Sunday, December 06, 2020
Tiers for Fears
But hundreds of people are still dying every day and lockdowns supported by the Government’s third-rate track and trace service will remain the only way to combat the plague until the vaccine gets out to the vast majority of the population
The Health Minister, Matt Hancock, somewhat optimistically says Britain will be through Covid-19 "by spring" after the first people are given vaccines from Monday while Boris Johnson, with uncharacteristic caution warns us not to get our hopes up for getting the new coronavirus vaccine soon.
The roll-out will start with the vulnerable care home staff and residents and then cover the rest of the population in stages starting with the over 80s. There’s talk within the corridors of power of a return to normality by next spring. That clearly depends on the efficacy of the vaccine.
Whatever happens the “normality” of the post-coronavirus environment will largely depend on the strength of the labour movement. The unions have shown their willingness to work with the Government to protect health and jobs during the emergency. Whether this will continue clearly depends on the Johnson government’s willingness to continue the consultation process with organised labour.
Young workers have been hit hard by the economic impact of the Covid-19 crisis. They have experienced the highest rates of redundancy, largest falls in employment, highest rates of furlough with reduced pay, largest falls in weekly pay, and the largest falls in hours worked. The lockdowns have also led to significant job losses in sectors like hospitality and leisure which employ many young workers.
The Government’s Kickstart employment scheme has got off to a shaky start. Though supported, at least in principle, by the TUC, the scheme is just a rehash of old cheap labour work schemes like Labour’s Youth Opportunities Programme that began in the Wilson-Callaghan era of the 1970s and its successors like the Tory Youth Training Scheme in 1983 and the Blair’s New Deal “workfare” programme that began in 1998.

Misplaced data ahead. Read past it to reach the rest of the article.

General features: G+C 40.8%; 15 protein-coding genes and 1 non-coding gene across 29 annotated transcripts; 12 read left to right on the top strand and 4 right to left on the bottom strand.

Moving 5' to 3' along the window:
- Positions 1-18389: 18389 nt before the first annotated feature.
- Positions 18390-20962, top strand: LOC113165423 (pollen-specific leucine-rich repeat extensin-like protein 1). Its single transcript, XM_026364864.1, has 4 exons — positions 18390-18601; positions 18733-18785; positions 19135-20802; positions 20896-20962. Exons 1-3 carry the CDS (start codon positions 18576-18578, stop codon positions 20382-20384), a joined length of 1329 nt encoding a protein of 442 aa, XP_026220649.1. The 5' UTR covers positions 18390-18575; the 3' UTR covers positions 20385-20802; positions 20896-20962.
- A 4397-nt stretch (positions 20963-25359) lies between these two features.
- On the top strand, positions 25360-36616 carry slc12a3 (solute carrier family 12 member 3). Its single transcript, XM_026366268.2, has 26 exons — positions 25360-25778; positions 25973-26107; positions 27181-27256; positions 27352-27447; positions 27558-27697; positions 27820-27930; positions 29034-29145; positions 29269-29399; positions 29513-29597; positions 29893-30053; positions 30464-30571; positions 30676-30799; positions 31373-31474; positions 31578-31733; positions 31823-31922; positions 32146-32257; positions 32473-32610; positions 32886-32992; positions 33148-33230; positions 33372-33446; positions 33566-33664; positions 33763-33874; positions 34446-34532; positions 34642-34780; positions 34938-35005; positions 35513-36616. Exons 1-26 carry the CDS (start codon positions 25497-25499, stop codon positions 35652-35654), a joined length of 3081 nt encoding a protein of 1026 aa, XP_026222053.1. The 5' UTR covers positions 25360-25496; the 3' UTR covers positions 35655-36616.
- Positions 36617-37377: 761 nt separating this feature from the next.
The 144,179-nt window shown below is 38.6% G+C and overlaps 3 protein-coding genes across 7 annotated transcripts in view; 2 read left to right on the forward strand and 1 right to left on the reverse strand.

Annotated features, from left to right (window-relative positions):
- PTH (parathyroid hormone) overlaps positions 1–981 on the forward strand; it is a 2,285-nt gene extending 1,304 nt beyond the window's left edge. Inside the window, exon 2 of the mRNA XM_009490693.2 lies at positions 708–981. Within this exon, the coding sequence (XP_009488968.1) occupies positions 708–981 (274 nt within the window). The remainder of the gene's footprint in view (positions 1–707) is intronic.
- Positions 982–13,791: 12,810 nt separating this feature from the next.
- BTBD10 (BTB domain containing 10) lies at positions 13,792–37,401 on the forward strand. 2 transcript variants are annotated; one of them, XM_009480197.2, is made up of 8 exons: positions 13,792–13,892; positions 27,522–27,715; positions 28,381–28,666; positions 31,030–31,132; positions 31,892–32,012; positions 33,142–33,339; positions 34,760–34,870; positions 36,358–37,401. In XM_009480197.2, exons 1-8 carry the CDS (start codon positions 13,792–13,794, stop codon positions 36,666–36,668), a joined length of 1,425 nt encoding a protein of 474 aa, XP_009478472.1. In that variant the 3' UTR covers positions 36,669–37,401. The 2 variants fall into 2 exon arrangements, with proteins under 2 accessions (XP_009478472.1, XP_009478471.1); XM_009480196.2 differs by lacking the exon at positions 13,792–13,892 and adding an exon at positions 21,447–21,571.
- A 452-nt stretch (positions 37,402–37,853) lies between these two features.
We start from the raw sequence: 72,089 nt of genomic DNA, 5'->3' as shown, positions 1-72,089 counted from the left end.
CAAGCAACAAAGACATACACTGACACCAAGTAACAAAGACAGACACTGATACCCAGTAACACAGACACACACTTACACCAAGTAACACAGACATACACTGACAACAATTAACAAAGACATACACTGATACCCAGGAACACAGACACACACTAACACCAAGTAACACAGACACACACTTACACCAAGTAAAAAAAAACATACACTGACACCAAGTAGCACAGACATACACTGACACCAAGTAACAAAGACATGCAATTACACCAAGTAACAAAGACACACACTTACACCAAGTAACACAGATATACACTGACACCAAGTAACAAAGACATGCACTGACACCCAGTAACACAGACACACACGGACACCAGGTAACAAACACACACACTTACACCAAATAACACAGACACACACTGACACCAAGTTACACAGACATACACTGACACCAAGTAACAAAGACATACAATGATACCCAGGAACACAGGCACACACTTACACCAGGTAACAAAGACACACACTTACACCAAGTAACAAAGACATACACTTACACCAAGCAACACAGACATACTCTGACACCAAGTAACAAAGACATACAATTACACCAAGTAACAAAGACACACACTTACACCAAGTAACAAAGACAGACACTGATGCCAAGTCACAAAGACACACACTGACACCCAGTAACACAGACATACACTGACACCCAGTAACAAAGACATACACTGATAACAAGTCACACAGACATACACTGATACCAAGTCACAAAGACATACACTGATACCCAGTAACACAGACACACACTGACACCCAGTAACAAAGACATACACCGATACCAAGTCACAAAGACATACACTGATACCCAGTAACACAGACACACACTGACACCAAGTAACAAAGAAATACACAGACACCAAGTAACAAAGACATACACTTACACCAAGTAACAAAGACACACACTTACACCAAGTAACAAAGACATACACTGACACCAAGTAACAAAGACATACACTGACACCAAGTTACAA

The problem hasn’t been totally ignored by Labour. Jonathan Reynolds, Labour’s Shadow Work and Pensions Secretary recently said that: ““…latest figures show the Government’s Kickstart scheme is failing to deliver for young people, creating opportunities for just 3 per cent of the 600,000 young people unemployed. The Government must be much more ambitious if we are to prevent a generation scarred by long term unemployment. It is worrying that months into this jobs crisis we still have no plan from this Government to tackle rising unemployment and get Britain back to work”.
But these days Labour’s alternative amounts to little more than claiming that they can run the economy on its existing lines more efficiently than the Conservatives. This was the mantra of Tony Blair and Gordon Brown during a boom that Brown thought would last forever. It’s a mantra that has been repeated by every successive leader of the Labour Party, apart from Jeremy Corbyn, despite the fact that we have not even recovered from the slump of 2007.
But we are not, as the Tories and Blairites claim, all in it together nor do we have a stake in ensuring that capitalism survives. There’s no trickle‑down effect. All that workers get from the capitalist table is the crumbs, so while capitalism survives there will always be a fight to increase and defend the share that workers get from capitalism. But in the long term the only way to ensure that this share is maintained and improved, and not to have to defend it time and time again, is by fighting for working class state power, the dictatorship of the proletariat.
It’s either them or us; the workers or the bosses. The alternative to working class state power is increasing exploitation, racial and communal strife, rapid growth in crime, drug trafficking, violence and conflict from local to international levels. The capitalists must not be allowed to destroy society. It is they who must be supplanted.